What is Ashtanga Yoga?
I’ve been fortunate enough to have had two opportunities to interview Manju Jois in Brighton over the last 2 years and I put the question to him: “How would you describe Ashtanga yoga to someone who has never done yoga before?” He described it very simply as: “The practice of Ashtanga yoga is a discipline”. I found this rather interesting as I was probably expecting something more of a description of the intense nature of the asana practice for which Ashtanga yoga is renowned.
Does Ashtanga yoga attract a certain type of personality?
I’d say that would be a definite yes! Sustaining an Ashtanga practice requires commitment, dedication, patience, kindness, perseverance, self discipline, emotional flexibility, acceptance and most importantly surrender. Now unfortunately none of us have all of these all the time and cultivating these qualities can be challenging. Because there’s a fine line between commitment and obsession and self-discipline and rigidity. Is it kindness to practice 6 days in a row when I feel run down and exhausted? The thing that comes to mind when I’m writing this is that there is no right or wrong answer and that we have to trust our intuition or our inner guru in any given situation. We each have to take personal responsibility and accept the consequences of our actions.
Personality type, diet and Ashtanga yoga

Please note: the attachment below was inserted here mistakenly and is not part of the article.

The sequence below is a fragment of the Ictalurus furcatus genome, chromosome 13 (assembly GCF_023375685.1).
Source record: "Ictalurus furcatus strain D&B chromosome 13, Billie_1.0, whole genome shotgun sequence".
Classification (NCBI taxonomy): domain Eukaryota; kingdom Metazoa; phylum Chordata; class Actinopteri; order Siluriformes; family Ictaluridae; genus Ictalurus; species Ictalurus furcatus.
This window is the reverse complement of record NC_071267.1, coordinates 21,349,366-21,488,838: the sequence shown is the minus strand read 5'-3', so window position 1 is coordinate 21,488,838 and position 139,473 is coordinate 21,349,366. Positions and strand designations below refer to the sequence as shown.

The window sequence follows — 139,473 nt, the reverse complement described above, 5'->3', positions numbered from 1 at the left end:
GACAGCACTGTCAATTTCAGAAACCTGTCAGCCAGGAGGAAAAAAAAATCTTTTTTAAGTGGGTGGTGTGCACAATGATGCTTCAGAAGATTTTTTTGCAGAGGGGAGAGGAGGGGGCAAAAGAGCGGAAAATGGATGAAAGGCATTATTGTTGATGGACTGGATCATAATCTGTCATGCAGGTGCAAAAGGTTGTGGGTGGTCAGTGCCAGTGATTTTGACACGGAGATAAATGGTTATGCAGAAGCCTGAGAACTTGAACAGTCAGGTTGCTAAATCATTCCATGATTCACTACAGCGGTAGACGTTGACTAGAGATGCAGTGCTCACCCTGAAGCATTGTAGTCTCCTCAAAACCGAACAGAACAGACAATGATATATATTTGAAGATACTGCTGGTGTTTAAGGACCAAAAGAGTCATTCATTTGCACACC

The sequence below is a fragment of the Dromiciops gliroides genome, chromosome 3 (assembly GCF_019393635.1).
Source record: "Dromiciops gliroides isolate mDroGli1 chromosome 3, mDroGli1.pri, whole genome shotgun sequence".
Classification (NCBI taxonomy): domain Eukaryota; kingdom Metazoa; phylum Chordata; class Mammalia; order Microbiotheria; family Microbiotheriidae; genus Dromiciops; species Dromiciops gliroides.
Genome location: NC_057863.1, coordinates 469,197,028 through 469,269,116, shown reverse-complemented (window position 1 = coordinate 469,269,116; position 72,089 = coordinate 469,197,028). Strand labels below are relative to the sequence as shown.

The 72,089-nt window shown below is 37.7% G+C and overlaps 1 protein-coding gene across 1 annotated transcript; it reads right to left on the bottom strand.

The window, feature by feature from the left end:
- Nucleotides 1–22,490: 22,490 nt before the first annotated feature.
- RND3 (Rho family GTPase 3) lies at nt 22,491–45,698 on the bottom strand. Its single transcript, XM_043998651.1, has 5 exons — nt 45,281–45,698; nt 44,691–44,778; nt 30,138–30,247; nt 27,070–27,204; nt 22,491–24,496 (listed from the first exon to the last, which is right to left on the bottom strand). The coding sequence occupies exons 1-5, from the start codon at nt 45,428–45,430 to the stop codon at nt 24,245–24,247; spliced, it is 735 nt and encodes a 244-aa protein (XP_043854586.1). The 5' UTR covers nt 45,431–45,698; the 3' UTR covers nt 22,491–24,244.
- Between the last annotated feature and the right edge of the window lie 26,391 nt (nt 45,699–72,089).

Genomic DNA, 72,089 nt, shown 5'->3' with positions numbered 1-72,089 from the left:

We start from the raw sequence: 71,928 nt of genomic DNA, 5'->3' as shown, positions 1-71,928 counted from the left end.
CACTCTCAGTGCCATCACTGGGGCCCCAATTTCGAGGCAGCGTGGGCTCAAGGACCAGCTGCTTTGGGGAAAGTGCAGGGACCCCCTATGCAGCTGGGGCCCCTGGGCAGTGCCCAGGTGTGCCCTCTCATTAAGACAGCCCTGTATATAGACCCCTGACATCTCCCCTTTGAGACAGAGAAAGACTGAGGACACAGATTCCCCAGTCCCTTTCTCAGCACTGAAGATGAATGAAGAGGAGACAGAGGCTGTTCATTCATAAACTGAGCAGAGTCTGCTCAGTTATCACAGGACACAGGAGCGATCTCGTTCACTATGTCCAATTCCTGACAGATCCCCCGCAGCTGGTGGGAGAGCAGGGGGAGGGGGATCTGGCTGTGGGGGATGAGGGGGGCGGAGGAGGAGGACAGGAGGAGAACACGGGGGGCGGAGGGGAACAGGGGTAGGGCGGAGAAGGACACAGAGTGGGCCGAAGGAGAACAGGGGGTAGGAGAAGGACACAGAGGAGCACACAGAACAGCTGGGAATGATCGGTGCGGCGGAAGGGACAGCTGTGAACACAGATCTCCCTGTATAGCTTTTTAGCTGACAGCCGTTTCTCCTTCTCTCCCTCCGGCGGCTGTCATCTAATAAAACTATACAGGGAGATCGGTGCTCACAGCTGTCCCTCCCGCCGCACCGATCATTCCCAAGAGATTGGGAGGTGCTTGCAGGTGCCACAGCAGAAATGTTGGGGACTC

Anyone interested in diet? Ok ok, we can all put our hands down. Ayurveda is fascinating particularly for Ashtanga practitioners as you’re able to identify your constitution and then tailor your diet to support your practice and enhance emotional well being. It’s definitely out of the scope of this blog post but I’d recommend checking out the references at the end of this article if you’re interested. Prem Carlisi’s “The only way out is in” is a good primer on Ashtanga, Ayurveda and Tantra and how the three can support each other. AG Mohan’s Yoga Therapy offers in depth insight by one of Krishnamacharya’s own students. I mention diet because it’s absolutely essential to sustaining long term well being and plays a critical role in Ashtanga yoga. Remember to listen to your body, it knows what it needs! The rules for diet are very different for yogis and the average person and it’s really worth exploring this area. I’ll leave you with 3 words on this: coffee, ghee and milk! (I suspect there’ll be at least 1 blog post on this topic soon.)
Is asana practice addictive?
This came up in my interview with Manju too, he said that after a while the body craved asana practice. So after some time practicing the body gets used to feeling a certain way. The repetition of the practice has that affect on the body. For instance if the practitioner has a history of drug or alcohol abuse and part of their recovery involves the practice of yoga they are likely to have a tendency towards obsessive Yoga practice. Addiction is characterized by repetitive compulsive behaviour accompanied with obsessive thinking. Obsession and compulsion consumes the life of the addict. I’m not saying that asana practice is addictive but it’s our relationship with ourselves and how we approach life that can be highlighted here.
For this reason I believe that it’s healthy to take breaks from practice when the opportunity arises. It can be very interesting too! I was recently ill with a cold for a week and didn’t practice for 6 whole days. That’s the longest break I’ve had in over a year. I have to say I found it rather difficult! My body definitely went through a withdrawal from the practice. Most challenging however were my emotional states. I felt restless, frustrated and irritable. Understandably I was ill with a lethal dose of man flu. But it seems clear to me that my physical asana practice has a powerful stabilizing effect on my emotional state.